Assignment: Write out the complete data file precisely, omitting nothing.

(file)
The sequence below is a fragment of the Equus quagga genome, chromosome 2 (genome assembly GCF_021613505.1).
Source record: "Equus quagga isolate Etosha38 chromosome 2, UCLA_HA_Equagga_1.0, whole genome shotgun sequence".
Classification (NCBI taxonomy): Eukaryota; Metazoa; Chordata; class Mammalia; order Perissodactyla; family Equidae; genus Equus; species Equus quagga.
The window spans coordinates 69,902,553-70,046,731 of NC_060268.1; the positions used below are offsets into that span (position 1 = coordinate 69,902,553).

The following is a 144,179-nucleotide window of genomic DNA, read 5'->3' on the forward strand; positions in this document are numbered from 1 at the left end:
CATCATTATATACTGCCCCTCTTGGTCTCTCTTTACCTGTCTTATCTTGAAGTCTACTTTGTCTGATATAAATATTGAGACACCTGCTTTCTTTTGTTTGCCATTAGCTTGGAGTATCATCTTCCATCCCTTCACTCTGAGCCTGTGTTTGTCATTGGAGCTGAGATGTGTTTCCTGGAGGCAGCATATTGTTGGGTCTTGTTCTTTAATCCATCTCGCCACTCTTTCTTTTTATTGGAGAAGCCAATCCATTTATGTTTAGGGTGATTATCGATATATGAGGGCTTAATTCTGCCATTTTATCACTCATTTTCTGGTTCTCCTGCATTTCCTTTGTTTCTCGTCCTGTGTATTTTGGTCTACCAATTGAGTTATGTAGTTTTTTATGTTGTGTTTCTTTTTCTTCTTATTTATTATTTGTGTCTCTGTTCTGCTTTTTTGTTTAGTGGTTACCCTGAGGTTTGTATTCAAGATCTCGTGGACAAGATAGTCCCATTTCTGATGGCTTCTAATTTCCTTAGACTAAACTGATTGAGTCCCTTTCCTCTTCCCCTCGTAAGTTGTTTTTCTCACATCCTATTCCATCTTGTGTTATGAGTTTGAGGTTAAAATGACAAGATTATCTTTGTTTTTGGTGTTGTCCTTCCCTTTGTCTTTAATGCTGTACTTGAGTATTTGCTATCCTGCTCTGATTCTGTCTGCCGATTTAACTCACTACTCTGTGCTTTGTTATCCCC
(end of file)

The sequence below is a fragment of the Equus quagga genome, chromosome 2 (genome assembly GCF_021613505.1).
Source record: "Equus quagga isolate Etosha38 chromosome 2, UCLA_HA_Equagga_1.0, whole genome shotgun sequence".
Classification (NCBI taxonomy): Eukaryota; Metazoa; Chordata; class Mammalia; order Perissodactyla; family Equidae; genus Equus; species Equus quagga.
The window spans coordinates 69,902,553-70,046,731 of NC_060268.1; the positions used below are offsets into that span (position 1 = coordinate 69,902,553).

The following is a 144,179-nucleotide window of genomic DNA, read 5'->3' on the forward strand; positions in this document are numbered from 1 at the left end:
CATCATTATATACTGCCCCTCTTGGTCTCTCTTTACCTGTCTTATCTTGAAGTCTACTTTGTCTGATATAAATATTGAGACACCTGCTTTCTTTTGTTTGCCATTAGCTTGGAGTATCATCTTCCATCCCTTCACTCTGAGCCTGTGTTTGTCATTGGAGCTGAGATGTGTTTCCTGGAGGCAGCATATTGTTGGGTCTTGTTCTTTAATCCATCTCGCCACTCTTTCTTTTTATTGGAGAAGCCAATCCATTTATGTTTAGGGTGATTATCGATATATGAGGGCTTAATTCTGCCATTTTATCACTCATTTTCTGGTTCTCCTGCATTTCCTTTGTTTCTCGTCCTGTGTATTTTGGTCTACCAATTGAGTTATGTAGTTTTTTATGTTGTGTTTCTTTTTCTTCTTATTTATTATTTGTGTCTCTGTTCTGCTTTTTTGTTTAGTGGTTACCCTGAGGTTTGTATTCAAGATCTCGTGGACAAGATAGTCCCATTTCTGATGGCTTCTAATTTCCTTAGACTAAACTGATTGAGTCCCTTTCCTCTTCCCCTCGTAAGTTGTTTTTCTCACATCCTATTCCATCTTGTGTTATGAGTTTGAGGTTAAAATGACAAGATTATCTTTGTTTTTGGTGTTGTCCTTCCCTTTGTCTTTAATGCTGTACTTGAGTATTTGCTATCCTGCTCTGATTCTGTCTGCCGATTTAACTCACTACTCTGTGCTTTGTTATCCCC